This makes a price difference of 1L of 100mg TDN equal $0.10/ml while 1L of 100mg TFN equals $0.26/ml. But even with the higher price, the percentage increment still lies within the scope of the market.

Regulatory Voids

Having understood what synthetic nicotine means and the cost involved, let's look at why some companies and consumers prefer it. The first is the present regulatory system of the country. Authorities like the FDA in the US and their restrictive regulations have compelled companies to find alternatives to naturally-derived Nicotine. 

Apart from this, companies producing synthetic nicotine vaping products like e-liquids and disposables swear by its unparalleled tastes since they claim it doesn't contain impurities that sometimes make it the extraction process in tobacco-derived Nicotine. But the only reason these companies can legally use SN is due to the definition of a tobacco product according to the Tobacco Control Act

The definition states that a tobacco product is "any product made or derived from tobacco and intended for human consumption, including any component, part, or accessory of a tobacco product." 

So technically, this exempts synthetic Nicotine since it's not tobacco-derived.

The Future of Tobacco-free Nicotine

A drop of synthetic nicotine falling into a brown glass vape juice bottle.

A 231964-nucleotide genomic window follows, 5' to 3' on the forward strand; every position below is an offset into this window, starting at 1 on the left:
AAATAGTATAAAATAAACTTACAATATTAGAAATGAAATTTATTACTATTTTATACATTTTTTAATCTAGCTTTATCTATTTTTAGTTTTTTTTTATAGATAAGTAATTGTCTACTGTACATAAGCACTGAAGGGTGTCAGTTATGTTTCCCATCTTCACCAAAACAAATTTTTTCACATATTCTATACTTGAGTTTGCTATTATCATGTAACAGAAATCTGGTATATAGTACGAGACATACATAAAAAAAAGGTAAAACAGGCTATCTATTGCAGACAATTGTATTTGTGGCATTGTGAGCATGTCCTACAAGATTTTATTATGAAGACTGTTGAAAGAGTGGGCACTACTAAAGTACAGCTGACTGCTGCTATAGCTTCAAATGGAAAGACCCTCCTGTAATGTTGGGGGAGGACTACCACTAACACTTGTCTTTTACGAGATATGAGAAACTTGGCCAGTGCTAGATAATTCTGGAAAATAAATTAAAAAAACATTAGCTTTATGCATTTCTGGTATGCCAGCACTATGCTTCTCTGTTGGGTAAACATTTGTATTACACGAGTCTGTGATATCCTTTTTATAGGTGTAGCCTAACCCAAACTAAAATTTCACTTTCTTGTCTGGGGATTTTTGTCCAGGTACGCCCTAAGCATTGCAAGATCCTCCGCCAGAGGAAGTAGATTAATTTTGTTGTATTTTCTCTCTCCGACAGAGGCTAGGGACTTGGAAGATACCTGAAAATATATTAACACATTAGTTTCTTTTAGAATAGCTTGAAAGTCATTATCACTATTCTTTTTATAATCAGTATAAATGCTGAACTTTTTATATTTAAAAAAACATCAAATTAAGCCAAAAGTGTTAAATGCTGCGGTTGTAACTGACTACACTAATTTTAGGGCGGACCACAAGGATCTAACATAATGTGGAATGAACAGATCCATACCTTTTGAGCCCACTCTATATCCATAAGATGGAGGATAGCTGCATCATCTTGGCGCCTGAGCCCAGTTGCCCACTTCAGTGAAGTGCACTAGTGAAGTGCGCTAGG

At present many companies in the vaping industry are turning to synthetic Nicotine since it's a safer bet than going down the arduous PMTA path set by the FDA. The main reason is that many regard the PMTA process as a waste of resources, especially small businesses. 

On the other hand, the coming years may see federal legislators widen the definition of tobacco products to bring synthetic products under the FDA's regulatory authority.

Final Words

Non-tobacco-derived Nicotine is poised as the way for the future, if not in any way, at least for small to medium scale vaping firms. These will be companies that may get the green light from the FDA if they use synthetic Nicotine to produce disposable vapes. But at the moment, the above details show that review and determinations will be on a "case-by-case" basis solely for disposables created with synthetic Nicotine.